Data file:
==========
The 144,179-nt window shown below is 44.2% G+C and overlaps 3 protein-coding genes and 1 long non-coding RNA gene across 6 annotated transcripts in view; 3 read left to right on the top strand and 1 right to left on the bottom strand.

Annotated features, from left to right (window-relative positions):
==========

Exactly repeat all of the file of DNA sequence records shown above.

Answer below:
The 144,179-nt window shown below is 44.2% G+C and overlaps 3 protein-coding genes and 1 long non-coding RNA gene across 6 annotated transcripts in view; 3 read left to right on the top strand and 1 right to left on the bottom strand.

Annotated features, from left to right (window-relative positions):